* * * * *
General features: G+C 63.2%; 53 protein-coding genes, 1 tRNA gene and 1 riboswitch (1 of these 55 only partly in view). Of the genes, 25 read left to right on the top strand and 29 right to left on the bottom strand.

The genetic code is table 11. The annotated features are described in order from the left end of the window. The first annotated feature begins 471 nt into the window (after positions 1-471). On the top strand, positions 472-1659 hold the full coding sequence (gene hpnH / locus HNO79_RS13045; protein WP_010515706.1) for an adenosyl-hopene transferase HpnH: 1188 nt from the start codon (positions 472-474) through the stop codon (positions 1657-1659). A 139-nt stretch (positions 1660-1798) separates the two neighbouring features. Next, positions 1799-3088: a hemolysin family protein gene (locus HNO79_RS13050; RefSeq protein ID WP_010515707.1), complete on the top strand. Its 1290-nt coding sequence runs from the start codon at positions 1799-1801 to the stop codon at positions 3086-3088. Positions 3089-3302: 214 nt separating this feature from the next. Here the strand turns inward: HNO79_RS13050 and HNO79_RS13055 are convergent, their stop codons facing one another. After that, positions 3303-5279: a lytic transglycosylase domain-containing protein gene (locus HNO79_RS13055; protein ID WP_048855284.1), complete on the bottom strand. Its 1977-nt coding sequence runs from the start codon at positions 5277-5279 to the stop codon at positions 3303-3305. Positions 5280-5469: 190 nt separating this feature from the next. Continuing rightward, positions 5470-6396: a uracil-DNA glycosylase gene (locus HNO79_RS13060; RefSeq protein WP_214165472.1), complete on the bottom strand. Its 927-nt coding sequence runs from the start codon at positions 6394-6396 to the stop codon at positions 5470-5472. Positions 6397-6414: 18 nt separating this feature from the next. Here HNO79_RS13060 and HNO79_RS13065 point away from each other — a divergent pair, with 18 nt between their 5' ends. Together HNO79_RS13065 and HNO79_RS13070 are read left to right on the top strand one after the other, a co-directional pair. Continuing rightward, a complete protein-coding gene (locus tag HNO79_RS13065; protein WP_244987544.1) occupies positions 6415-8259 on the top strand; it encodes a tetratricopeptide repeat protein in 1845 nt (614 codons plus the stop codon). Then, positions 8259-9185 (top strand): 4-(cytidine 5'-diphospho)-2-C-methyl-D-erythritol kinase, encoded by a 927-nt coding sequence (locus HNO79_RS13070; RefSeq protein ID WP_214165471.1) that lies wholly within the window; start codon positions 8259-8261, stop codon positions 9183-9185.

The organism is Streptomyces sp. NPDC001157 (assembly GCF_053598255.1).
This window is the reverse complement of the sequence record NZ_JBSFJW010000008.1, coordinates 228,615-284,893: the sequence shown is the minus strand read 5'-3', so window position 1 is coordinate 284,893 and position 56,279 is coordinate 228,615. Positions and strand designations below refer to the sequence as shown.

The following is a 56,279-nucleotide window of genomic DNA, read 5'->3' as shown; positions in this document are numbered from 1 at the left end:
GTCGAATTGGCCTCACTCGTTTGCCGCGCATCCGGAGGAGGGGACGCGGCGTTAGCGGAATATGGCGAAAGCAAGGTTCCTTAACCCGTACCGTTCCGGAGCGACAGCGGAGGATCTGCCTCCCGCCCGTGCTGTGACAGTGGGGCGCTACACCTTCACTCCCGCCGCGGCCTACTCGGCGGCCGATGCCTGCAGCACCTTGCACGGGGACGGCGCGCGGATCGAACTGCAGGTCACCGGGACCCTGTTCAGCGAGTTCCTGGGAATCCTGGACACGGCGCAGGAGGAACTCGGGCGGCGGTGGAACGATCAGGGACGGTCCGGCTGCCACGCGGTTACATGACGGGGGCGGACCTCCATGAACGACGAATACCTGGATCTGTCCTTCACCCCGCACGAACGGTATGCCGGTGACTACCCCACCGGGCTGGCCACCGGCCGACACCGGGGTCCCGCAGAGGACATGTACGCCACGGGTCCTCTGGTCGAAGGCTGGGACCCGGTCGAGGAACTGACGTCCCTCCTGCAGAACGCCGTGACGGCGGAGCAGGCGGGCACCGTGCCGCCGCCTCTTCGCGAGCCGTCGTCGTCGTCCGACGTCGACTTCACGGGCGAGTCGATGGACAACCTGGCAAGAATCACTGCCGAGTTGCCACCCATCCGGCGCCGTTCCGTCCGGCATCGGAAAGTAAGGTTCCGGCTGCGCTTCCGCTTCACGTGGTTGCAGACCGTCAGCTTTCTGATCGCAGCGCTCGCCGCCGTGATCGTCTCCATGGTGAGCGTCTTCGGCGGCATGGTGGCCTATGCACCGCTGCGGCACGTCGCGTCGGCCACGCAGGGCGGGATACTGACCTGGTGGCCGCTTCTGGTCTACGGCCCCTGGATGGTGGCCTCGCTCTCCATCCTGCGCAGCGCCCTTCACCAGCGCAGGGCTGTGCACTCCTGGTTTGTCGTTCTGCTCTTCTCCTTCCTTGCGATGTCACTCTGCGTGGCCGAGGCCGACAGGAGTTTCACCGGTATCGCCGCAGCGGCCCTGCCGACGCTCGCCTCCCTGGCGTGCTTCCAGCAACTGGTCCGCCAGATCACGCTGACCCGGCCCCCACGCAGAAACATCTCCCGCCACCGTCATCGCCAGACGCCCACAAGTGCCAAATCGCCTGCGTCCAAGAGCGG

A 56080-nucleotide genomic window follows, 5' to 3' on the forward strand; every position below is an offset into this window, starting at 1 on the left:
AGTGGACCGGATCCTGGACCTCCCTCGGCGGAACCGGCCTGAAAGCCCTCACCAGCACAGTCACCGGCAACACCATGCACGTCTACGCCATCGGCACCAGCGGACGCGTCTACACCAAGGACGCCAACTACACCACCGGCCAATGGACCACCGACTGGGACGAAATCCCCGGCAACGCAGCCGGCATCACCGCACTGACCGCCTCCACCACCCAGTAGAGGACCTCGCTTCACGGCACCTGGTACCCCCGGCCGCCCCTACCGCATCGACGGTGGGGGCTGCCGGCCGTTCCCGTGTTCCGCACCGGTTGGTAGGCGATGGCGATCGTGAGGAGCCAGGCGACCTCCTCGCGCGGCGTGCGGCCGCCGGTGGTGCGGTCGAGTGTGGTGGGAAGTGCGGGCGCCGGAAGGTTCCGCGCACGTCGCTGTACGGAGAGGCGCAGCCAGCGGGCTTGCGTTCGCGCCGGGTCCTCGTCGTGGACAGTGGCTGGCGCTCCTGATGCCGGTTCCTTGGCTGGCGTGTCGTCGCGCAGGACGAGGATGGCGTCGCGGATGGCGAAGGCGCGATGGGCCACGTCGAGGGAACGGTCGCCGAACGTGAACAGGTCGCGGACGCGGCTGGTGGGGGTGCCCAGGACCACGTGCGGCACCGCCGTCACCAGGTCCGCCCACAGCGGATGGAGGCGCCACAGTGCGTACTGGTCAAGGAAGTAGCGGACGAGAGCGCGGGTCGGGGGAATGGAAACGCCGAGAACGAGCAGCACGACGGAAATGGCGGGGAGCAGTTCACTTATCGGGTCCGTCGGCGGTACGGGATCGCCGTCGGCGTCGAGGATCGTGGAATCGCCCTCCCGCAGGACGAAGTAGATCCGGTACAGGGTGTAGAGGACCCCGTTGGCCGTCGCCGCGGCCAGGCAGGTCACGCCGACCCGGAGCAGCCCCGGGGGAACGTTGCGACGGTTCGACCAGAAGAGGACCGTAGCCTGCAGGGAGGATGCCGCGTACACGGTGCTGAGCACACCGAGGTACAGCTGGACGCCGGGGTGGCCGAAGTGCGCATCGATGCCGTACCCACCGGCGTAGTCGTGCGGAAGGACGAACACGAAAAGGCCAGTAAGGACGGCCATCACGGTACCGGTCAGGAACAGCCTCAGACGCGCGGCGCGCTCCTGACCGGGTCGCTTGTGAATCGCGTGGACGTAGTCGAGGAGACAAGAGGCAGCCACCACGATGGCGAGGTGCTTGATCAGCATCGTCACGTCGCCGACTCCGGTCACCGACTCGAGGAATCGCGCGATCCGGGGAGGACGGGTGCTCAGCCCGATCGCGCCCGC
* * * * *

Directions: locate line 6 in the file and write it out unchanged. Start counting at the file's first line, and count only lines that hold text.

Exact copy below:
GTCGAATTGGCCTCACTCGTTTGCCGCGCATCCGGAGGAGGGGACGCGGCGTTAGCGGAATATGGCGAAAGCAAGGTTCCTTAACCCGTACCGTTCCGGAGCGACAGCGGAGGATCTGCCTCCCGCCCGTGCTGTGACAGTGGGGCGCTACACCTTCACTCCCGCCGCGGCCTACTCGGCGGCCGATGCCTGCAGCACCTTGCACGGGGACGGCGCGCGGATCGAACTGCAGGTCACCGGGACCCTGTTCAGCGAGTTCCTGGGAATCCTGGACACGGCGCAGGAGGAACTCGGGCGGCGGTGGAACGATCAGGGACGGTCCGGCTGCCACGCGGTTACATGACGGGGGCGGACCTCCATGAACGACGAATACCTGGATCTGTCCTTCACCCCGCACGAACGGTATGCCGGTGACTACCCCACCGGGCTGGCCACCGGCCGACACCGGGGTCCCGCAGAGGACATGTACGCCACGGGTCCTCTGGTCGAAGGCTGGGACCCGGTCGAGGAACTGACGTCCCTCCTGCAGAACGCCGTGACGGCGGAGCAGGCGGGCACCGTGCCGCCGCCTCTTCGCGAGCCGTCGTCGTCGTCCGACGTCGACTTCACGGGCGAGTCGATGGACAACCTGGCAAGAATCACTGCCGAGTTGCCACCCATCCGGCGCCGTTCCGTCCGGCATCGGAAAGTAAGGTTCCGGCTGCGCTTCCGCTTCACGTGGTTGCAGACCGTCAGCTTTCTGATCGCAGCGCTCGCCGCCGTGATCGTCTCCATGGTGAGCGTCTTCGGCGGCATGGTGGCCTATGCACCGCTGCGGCACGTCGCGTCGGCCACGCAGGGCGGGATACTGACCTGGTGGCCGCTTCTGGTCTACGGCCCCTGGATGGTGGCCTCGCTCTCCATCCTGCGCAGCGCCCTTCACCAGCGCAGGGCTGTGCACTCCTGGTTTGTCGTTCTGCTCTTCTCCTTCCTTGCGATGTCACTCTGCGTGGCCGAGGCCGACAGGAGTTTCACCGGTATCGCCGCAGCGGCCCTGCCGACGCTCGCCTCCCTGGCGTGCTTCCAGCAACTGGTCCGCCAGATCACGCTGACCCGGCCCCCACGCAGAAACATCTCCCGCCACCGTCATCGCCAGACGCCCACAAGTGCCAAATCGCCTGCGTCCAAGAGCGG